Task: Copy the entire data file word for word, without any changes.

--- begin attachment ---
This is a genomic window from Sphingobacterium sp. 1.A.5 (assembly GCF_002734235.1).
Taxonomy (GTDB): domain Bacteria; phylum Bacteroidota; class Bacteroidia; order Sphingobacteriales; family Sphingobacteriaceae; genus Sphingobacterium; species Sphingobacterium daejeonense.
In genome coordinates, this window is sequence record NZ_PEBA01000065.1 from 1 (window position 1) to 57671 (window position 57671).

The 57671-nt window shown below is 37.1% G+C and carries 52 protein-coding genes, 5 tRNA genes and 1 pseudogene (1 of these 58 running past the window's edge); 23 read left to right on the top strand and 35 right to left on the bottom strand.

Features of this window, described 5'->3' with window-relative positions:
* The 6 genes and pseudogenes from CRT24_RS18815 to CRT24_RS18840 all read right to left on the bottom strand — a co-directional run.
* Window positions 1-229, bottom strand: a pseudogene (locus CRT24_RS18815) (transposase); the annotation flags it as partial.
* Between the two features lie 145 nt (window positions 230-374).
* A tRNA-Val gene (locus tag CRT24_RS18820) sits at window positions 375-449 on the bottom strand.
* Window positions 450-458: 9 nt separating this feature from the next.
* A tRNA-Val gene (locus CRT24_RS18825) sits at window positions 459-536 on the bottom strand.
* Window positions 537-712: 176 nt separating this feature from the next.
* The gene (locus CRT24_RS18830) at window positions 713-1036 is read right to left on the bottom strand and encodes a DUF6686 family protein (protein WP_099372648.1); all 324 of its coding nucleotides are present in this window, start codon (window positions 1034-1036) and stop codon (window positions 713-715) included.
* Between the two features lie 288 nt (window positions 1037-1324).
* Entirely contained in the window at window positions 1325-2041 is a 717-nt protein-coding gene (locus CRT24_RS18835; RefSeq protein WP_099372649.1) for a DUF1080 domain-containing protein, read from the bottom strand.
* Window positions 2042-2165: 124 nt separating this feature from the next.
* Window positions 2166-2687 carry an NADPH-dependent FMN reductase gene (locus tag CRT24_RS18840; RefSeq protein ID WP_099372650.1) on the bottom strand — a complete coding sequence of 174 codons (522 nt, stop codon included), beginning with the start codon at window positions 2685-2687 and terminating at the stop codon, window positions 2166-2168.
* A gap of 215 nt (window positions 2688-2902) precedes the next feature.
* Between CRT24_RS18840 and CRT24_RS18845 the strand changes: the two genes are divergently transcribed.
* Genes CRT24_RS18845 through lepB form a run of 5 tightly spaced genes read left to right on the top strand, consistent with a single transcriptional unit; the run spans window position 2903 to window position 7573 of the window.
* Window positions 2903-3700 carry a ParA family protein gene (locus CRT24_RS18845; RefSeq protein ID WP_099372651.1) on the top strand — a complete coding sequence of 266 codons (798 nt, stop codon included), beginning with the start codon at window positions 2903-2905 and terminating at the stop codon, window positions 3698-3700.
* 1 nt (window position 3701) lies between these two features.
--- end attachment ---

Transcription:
This is a genomic window from Sphingobacterium sp. 1.A.5 (assembly GCF_002734235.1).
Taxonomy (GTDB): domain Bacteria; phylum Bacteroidota; class Bacteroidia; order Sphingobacteriales; family Sphingobacteriaceae; genus Sphingobacterium; species Sphingobacterium daejeonense.
In genome coordinates, this window is sequence record NZ_PEBA01000065.1 from 1 (window position 1) to 57671 (window position 57671).

The 57671-nt window shown below is 37.1% G+C and carries 52 protein-coding genes, 5 tRNA genes and 1 pseudogene (1 of these 58 running past the window's edge); 23 read left to right on the top strand and 35 right to left on the bottom strand.

Features of this window, described 5'->3' with window-relative positions:
* The 6 genes and pseudogenes from CRT24_RS18815 to CRT24_RS18840 all read right to left on the bottom strand — a co-directional run.
* Window positions 1-229, bottom strand: a pseudogene (locus CRT24_RS18815) (transposase); the annotation flags it as partial.
* Between the two features lie 145 nt (window positions 230-374).
* A tRNA-Val gene (locus tag CRT24_RS18820) sits at window positions 375-449 on the bottom strand.
* Window positions 450-458: 9 nt separating this feature from the next.
* A tRNA-Val gene (locus CRT24_RS18825) sits at window positions 459-536 on the bottom strand.
* Window positions 537-712: 176 nt separating this feature from the next.
* The gene (locus CRT24_RS18830) at window positions 713-1036 is read right to left on the bottom strand and encodes a DUF6686 family protein (protein WP_099372648.1); all 324 of its coding nucleotides are present in this window, start codon (window positions 1034-1036) and stop codon (window positions 713-715) included.
* Between the two features lie 288 nt (window positions 1037-1324).
* Entirely contained in the window at window positions 1325-2041 is a 717-nt protein-coding gene (locus CRT24_RS18835; RefSeq protein WP_099372649.1) for a DUF1080 domain-containing protein, read from the bottom strand.
* Window positions 2042-2165: 124 nt separating this feature from the next.
* Window positions 2166-2687 carry an NADPH-dependent FMN reductase gene (locus tag CRT24_RS18840; RefSeq protein ID WP_099372650.1) on the bottom strand — a complete coding sequence of 174 codons (522 nt, stop codon included), beginning with the start codon at window positions 2685-2687 and terminating at the stop codon, window positions 2166-2168.
* A gap of 215 nt (window positions 2688-2902) precedes the next feature.
* Between CRT24_RS18840 and CRT24_RS18845 the strand changes: the two genes are divergently transcribed.
* Genes CRT24_RS18845 through lepB form a run of 5 tightly spaced genes read left to right on the top strand, consistent with a single transcriptional unit; the run spans window position 2903 to window position 7573 of the window.
* Window positions 2903-3700 carry a ParA family protein gene (locus CRT24_RS18845; RefSeq protein ID WP_099372651.1) on the top strand — a complete coding sequence of 266 codons (798 nt, stop codon included), beginning with the start codon at window positions 2903-2905 and terminating at the stop codon, window positions 3698-3700.
* 1 nt (window position 3701) lies between these two features.